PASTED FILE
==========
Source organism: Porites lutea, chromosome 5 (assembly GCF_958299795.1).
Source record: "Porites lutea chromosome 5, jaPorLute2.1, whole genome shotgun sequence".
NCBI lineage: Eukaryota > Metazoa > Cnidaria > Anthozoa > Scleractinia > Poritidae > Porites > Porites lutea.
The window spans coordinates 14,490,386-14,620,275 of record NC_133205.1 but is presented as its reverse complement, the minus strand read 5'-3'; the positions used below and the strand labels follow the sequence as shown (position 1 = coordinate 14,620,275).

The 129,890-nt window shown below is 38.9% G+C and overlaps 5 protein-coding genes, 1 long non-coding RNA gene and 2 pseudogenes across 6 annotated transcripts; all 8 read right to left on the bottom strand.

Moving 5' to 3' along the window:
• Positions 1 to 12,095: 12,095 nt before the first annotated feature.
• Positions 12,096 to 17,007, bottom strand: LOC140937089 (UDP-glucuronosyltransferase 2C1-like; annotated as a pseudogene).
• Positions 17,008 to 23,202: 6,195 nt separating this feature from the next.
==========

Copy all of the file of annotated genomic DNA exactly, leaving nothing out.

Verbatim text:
Source organism: Porites lutea, chromosome 5 (assembly GCF_958299795.1).
Source record: "Porites lutea chromosome 5, jaPorLute2.1, whole genome shotgun sequence".
NCBI lineage: Eukaryota > Metazoa > Cnidaria > Anthozoa > Scleractinia > Poritidae > Porites > Porites lutea.
The window spans coordinates 14,490,386-14,620,275 of record NC_133205.1 but is presented as its reverse complement, the minus strand read 5'-3'; the positions used below and the strand labels follow the sequence as shown (position 1 = coordinate 14,620,275).

The 129,890-nt window shown below is 38.9% G+C and overlaps 5 protein-coding genes, 1 long non-coding RNA gene and 2 pseudogenes across 6 annotated transcripts; all 8 read right to left on the bottom strand.

Moving 5' to 3' along the window:
• Positions 1 to 12,095: 12,095 nt before the first annotated feature.
• Positions 12,096 to 17,007, bottom strand: LOC140937089 (UDP-glucuronosyltransferase 2C1-like; annotated as a pseudogene).
• Positions 17,008 to 23,202: 6,195 nt separating this feature from the next.